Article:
From Drains to the Tank

Everything that goes down your household drains goes through your indoor plumbing and out to your main sewer line. This brings all the solid and water waste from your home to the septic tank. This journey is the first area problems can occur, such as clogs or issues with the sewer pipe.

Septic Tank Decomposition

The septic tank is where the solids from your waste are broken down. Enzymes and bacteria decompose solids, creating a layer of sludge and effluent, a liquid waste substance. As the tank fills, the effluent overflows out of the tank and a pump or gravity bring it to the distribution box for the drain field.

Filtering Waste Through a Drain Field

The last step in the septic system process is the drain field. The distribution box feeds several perforated pipes that let the effluent seep into the soil. The waste water is filtered as it goes through the soil and clean water joins the ground water below.

Knowing the path and parts of your septic system can help you identify problems. Keep up with routine maintenance which your local septic service company can do for you, including pumping your tank every few years and having annual inspections and service.

Posted on behalf of:
Metro Septic LLC
1210 N Tennessee St
Cartersville, GA 30120
(678) 873-7934

 

Protect Your Septic System with Water Conservation

There are many reasons to conserve water use, from saving money on your utility bills to protecting the environment. Another reason to reduce water waste is less wear and tear on your septic system. The more water that flows down your drains, the more work that your septic system must perform.

To reduce the stress on your septic system and to conserve water for many other excellent reasons, there are some simple changes you can make in your home. Here are a few tips on how to minimize the water waste in your home to protect your septic system:

  • Switch to low-flow water fixtures. Wherever possible, upgrade to low-flow water fixtures to save gallons of water waste a day. Switch to water-conservation fixtures for your shower head, faucets, toilet and other fixtures/appliances.
  • Shut off the water. Do not let water flow down the drain for no reason. Shut off the water when brushing your teeth, fill the sink to rinse dishes instead of keeping the water on, and dump gray water outside instead of putting it down the drain.
  • Shorten showers. One of the biggest uses of water is daily showers. Good hygiene for your family is important, but you can put a limit on shower time to reduce the waste. Try shutting off the water while you lather up and then rinse; this can save gallons of water a day.

Reducing water use is one way to make your septic system last longer. Protecting it from excessive wear and tear and keeping up with regular maintenance from your local septic service company can help add years to the life of your system.

Posted on behalf of:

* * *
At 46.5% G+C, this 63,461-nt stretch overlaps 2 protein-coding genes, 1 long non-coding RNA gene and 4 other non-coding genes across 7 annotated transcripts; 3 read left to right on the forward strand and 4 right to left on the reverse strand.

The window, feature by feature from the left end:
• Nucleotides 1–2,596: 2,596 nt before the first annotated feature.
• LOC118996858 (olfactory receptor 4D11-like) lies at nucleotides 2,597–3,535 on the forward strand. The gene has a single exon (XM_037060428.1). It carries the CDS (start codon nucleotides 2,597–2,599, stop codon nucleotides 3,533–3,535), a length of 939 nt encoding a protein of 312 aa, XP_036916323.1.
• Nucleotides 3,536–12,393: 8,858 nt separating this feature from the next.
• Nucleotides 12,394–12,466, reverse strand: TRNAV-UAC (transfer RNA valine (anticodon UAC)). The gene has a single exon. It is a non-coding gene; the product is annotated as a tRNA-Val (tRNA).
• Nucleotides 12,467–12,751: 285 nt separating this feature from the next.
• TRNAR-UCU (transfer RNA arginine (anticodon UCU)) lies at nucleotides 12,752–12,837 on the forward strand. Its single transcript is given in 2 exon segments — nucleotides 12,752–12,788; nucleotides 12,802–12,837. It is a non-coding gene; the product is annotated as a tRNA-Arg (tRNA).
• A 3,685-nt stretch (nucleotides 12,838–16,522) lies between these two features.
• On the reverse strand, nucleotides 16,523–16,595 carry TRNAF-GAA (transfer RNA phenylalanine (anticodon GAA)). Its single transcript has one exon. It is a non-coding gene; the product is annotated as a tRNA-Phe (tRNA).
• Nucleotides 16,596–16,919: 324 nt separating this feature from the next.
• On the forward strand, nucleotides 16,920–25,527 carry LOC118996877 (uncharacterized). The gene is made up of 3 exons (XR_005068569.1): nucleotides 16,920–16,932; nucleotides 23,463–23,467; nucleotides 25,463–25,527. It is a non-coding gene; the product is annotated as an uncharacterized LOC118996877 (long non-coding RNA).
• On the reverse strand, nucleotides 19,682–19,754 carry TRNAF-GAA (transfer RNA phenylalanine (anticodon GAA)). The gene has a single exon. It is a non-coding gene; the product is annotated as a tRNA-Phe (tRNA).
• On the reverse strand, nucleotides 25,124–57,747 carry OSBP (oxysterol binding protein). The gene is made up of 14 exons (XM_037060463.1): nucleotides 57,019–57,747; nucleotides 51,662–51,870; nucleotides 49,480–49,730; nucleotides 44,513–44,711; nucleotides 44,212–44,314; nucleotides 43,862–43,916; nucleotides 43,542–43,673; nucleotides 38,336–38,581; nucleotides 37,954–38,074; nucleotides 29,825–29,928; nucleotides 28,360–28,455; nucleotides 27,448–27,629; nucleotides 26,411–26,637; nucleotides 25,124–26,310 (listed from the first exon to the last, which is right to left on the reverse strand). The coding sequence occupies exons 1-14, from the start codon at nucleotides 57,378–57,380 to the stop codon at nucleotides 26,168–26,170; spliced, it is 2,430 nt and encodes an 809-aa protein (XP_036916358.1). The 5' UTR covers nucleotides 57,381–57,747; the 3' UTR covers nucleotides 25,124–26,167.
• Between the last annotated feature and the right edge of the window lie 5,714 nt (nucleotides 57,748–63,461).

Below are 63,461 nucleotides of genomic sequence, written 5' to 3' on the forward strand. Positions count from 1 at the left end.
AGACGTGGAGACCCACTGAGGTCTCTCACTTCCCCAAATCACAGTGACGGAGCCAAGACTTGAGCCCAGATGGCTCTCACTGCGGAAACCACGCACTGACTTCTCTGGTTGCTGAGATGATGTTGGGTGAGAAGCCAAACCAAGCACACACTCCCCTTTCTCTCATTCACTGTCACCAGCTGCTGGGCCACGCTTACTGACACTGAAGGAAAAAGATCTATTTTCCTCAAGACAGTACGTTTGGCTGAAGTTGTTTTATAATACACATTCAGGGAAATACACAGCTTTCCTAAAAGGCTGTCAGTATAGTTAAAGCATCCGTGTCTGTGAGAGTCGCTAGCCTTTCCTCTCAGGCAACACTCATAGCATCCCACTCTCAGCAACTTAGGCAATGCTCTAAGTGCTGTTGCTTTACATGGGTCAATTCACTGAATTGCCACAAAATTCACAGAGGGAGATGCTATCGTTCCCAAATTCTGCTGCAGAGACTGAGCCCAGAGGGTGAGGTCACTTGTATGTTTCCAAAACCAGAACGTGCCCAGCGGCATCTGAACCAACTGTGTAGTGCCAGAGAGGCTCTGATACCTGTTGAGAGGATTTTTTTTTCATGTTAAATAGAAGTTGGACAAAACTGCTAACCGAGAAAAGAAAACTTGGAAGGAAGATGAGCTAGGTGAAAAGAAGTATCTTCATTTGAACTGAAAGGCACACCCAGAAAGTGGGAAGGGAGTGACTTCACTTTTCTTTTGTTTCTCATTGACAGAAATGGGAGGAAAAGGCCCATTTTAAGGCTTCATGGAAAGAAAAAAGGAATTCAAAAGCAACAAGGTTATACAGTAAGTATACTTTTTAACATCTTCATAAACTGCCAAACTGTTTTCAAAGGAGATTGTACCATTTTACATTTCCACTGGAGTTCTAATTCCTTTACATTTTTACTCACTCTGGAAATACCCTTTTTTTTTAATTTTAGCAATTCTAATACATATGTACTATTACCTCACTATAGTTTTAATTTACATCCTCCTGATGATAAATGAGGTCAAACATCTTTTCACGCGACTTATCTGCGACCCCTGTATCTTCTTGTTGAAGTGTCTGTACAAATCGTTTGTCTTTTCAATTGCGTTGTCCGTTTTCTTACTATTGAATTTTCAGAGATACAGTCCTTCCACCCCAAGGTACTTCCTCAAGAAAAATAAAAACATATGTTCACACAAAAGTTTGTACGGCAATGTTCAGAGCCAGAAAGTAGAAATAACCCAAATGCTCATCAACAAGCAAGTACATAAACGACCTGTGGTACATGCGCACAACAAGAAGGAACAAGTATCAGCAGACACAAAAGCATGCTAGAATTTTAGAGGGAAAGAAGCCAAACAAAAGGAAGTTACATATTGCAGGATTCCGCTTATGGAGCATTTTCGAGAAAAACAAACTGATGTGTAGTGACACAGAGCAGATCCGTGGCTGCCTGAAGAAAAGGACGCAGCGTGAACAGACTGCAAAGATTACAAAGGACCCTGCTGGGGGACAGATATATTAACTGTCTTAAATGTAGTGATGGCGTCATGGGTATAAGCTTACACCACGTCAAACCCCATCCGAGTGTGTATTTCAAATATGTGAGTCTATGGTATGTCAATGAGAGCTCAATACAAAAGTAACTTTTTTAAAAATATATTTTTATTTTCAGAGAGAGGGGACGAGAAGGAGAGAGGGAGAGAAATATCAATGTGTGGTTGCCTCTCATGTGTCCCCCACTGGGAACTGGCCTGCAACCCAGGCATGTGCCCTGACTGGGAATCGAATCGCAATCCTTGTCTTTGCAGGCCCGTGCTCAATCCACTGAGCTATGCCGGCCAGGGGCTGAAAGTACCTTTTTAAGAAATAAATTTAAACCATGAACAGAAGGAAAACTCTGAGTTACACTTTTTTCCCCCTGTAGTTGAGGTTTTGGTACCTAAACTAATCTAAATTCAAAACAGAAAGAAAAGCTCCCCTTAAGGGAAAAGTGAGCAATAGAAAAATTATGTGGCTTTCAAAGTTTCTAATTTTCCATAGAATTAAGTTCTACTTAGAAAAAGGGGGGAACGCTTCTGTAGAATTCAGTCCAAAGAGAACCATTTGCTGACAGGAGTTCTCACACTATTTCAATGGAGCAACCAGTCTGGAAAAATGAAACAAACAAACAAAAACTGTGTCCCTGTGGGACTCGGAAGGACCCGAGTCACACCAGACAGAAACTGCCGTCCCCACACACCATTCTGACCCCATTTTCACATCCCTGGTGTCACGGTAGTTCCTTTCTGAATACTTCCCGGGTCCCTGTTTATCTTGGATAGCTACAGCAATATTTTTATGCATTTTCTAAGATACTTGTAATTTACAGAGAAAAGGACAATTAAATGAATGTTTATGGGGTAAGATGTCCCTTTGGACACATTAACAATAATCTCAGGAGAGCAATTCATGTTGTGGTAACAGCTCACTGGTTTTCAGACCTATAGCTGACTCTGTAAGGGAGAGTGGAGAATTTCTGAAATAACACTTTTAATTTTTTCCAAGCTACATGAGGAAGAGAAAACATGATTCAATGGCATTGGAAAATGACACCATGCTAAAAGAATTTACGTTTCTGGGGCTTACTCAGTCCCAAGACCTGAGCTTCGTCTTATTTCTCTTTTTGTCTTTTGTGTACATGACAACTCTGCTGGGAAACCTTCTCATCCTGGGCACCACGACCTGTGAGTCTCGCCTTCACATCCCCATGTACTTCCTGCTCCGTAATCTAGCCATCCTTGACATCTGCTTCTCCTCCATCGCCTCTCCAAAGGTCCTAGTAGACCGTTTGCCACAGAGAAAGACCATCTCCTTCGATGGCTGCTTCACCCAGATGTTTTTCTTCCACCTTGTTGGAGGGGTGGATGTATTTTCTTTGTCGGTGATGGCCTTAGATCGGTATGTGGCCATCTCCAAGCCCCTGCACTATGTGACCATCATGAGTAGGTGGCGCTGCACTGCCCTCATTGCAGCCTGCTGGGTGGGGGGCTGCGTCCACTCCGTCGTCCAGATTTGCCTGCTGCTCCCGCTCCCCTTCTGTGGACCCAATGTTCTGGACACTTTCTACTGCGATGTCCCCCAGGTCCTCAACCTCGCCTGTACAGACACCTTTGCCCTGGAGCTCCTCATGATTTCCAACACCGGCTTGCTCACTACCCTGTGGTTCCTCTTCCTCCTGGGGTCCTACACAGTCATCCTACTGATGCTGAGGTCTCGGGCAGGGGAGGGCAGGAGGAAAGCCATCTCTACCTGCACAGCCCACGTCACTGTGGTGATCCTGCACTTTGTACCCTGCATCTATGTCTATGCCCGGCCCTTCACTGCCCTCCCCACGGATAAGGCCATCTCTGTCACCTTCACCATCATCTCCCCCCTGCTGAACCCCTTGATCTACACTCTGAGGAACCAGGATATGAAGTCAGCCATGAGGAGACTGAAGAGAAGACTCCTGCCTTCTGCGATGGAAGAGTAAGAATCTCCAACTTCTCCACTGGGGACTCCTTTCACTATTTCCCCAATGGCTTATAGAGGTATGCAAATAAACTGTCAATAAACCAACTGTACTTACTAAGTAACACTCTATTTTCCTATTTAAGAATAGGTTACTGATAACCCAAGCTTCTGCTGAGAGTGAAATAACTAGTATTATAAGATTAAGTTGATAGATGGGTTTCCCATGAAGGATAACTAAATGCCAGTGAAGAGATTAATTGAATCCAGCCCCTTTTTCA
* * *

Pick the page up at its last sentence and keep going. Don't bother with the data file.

Septic Service Pro, LLC
Peachtree Street NW
Atlanta, GA 30334
(678) 292-8728

Do You Know Where to Find Your Septic Tank Lid?

It is not uncommon for a homeowner to not know where to find their septic tank lid, especially on a recently purchased home. In many cases, the lid is covered in dirt and grass, not easy to locate without knowing where it is positioned. You should know where your septic tank lid is to facilitate easy access for your septic service crews when they need to pump your tank or perform routine maintenance. Here are some tips to find your septic tank lid before your next schedule service.

  • Find the septic diagram. Did you receive any paperwork, diagrams or blueprints from the previous owners when you bought your home? When a septic system is installed, there is usually a diagram given to the homeowners that outlines the septic system, including the tank and lid location. Look through your paperwork and see if they gave you a septic diagram.
  • Look for conspicuous areas in the yard. If you do not have a diagram, or still are not quite sure where the lid is located, look for the lid where you think could be positioned. There may be a 2-3-foot wide rise or indentation in the yard that could be hiding your tank lid.
  • Follow the pipes. Where does your main sewer line leave the house and in what direction? This can help you find the area and look for an indicator of a buried tank lid.

If you cannot find your septic tank lid, do not worry. Your local septic service professionals will help you locate the septic tank and its lid, but it can save time and ensure they have the right access to find it before they arrive.

Posted on behalf of:
Seagraves Plumbing Sewer & Septic
4980 Plant Atkinson Rd SE
Smyrna, GA 30080
(494) 792-2221

Spring Planting and Your Septic System

Spring is a great time to update your landscaping. Adding new trees, shrubs and flower gardens can add beauty and value to your home. However, before you grab your shovel and rake to begin your spring planting, consider where you plan to add new foliage and how it could impact your septic system.

Roots and Septic Pipes

One of the biggest hazards to sewer pipes in your yard is the roots of trees searching for moisture. Tree roots can grow tens of feet out from a base of a tree trunk to collect water. If sewer pipes are nearby, tree roots will try to infiltrate them to get to the tempting moisture inside.

To protect your sewer pipes from expensive damage and root clogs, plan carefully when planting new trees. You will want to keep trees far way from your septic pipes to prevent problems down the road as they get larger.

Plants and Drain Fields